extends to 26.8 million households. However, while being freely available there
and in a few other countries, most of Eurosport's commentary audio channels are
encrypted, thus allowing only cable subscribers to view the channel especially
in smaller European countries.

The members of the European Broadcasting Union EBU have recently taken action
to help their fellow-broadcaster RTVBiH in Bosnia-Herzegovina. 
"Efforts made to date by the international community to help Bosnian
broadcasting to recover from the hostilities have not been as successful as
hoped," said EBU Secretary General Jean-Bernard Munch. "It is time for the
Union, drawing on its know-how and long tradition of solidarity, to help that
country establish a prosperous and independent public service television."
The assistance plan calls for remitting the broadcaster's debts as well as for
the supply of free programming over a period of a year. EBU members, national
European broadcasters that mostly operate under a public service remit, are
also looking into the possibility of  setting up joint productions. 
The EBU itself will ensure that RTVBiH remains linked to its international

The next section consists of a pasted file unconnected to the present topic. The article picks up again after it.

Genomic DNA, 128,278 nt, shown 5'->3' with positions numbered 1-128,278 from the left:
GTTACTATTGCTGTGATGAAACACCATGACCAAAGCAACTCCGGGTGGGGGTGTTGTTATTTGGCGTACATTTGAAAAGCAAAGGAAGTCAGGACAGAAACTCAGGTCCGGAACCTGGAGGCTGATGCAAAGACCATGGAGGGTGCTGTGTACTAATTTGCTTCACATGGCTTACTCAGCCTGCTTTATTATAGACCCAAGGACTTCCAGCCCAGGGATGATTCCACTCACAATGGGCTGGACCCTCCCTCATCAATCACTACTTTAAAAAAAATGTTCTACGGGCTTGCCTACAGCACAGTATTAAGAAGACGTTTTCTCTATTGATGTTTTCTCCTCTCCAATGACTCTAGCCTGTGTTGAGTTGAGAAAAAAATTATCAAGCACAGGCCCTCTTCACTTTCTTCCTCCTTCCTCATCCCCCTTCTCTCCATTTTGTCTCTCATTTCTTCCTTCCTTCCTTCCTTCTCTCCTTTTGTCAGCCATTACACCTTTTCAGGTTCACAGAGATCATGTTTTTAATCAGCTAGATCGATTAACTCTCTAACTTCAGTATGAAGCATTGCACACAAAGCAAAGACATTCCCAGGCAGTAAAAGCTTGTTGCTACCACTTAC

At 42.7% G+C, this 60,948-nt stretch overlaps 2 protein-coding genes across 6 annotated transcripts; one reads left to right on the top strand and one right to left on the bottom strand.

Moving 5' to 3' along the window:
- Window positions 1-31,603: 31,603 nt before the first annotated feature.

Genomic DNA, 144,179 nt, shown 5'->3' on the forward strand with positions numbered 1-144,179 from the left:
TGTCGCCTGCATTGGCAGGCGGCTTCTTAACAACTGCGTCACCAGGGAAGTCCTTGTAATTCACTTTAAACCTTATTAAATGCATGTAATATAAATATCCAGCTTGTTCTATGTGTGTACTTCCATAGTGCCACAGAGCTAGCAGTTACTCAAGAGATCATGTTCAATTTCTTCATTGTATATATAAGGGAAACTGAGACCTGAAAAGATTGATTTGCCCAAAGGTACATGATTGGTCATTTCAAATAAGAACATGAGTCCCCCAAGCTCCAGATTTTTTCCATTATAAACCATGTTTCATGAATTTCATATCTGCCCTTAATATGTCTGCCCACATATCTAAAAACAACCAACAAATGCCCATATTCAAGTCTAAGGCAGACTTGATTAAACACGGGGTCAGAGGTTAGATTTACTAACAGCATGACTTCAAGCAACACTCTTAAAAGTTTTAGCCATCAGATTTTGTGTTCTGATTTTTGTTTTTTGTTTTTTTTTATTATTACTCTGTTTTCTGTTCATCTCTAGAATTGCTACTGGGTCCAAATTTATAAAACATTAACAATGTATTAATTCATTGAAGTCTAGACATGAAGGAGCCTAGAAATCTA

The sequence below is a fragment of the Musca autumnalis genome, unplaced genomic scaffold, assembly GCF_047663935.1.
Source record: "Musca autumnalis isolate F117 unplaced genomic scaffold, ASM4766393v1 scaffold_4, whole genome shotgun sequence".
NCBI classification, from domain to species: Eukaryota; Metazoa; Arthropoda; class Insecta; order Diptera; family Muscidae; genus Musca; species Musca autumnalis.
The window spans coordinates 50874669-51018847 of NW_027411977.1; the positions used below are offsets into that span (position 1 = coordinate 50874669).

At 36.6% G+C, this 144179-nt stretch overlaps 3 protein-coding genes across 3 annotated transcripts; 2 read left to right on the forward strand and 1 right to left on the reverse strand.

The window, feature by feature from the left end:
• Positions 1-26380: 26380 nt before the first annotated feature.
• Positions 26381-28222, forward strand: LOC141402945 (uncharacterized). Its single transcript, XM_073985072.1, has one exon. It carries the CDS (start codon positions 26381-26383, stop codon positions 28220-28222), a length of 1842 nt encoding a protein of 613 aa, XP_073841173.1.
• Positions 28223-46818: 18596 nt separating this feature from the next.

satellite programme distribution network (Eurovision) and continues to receive
all the assistance necessary to promote its technological development, such as
training seminars.

Loral Space & Communications Ltd has completed negotiations for the acquisition
of the remaining 49 percent minority interest in Space Systems/Loral (SS/L),
thereby increasing its ownership to 100 percent. Loral, which previously had a
51 percent interest in SS/L is to acquire the 49 percent interest held by its
four European alliance partners Aerospatiale, Alcatel Espace, Alenia Spazio
S.p.A. and Daimler-Benz Aerospace AG (DASA). They will continue their working
relationship with SS/L in the marketing and manufacture of satellites. 
In exchange for their interest in SS/L, the partners, with the exception of
DASA, will receive equity securities in Loral and will retain participation on
SS/L's board of directors. DASA elected to receive a cash payment for its
interests. SS/L will now be a wholly owned subsidiary of Loral and its
financial results will be fully consolidated with those of Loral. Space
Systems/Loral is designing and manufacturing telecommunications, weather and
direct broadcast satellites. 

Copyright 1997 by Peter C. Klanowski, pck@LyNet.De. All rights reserved.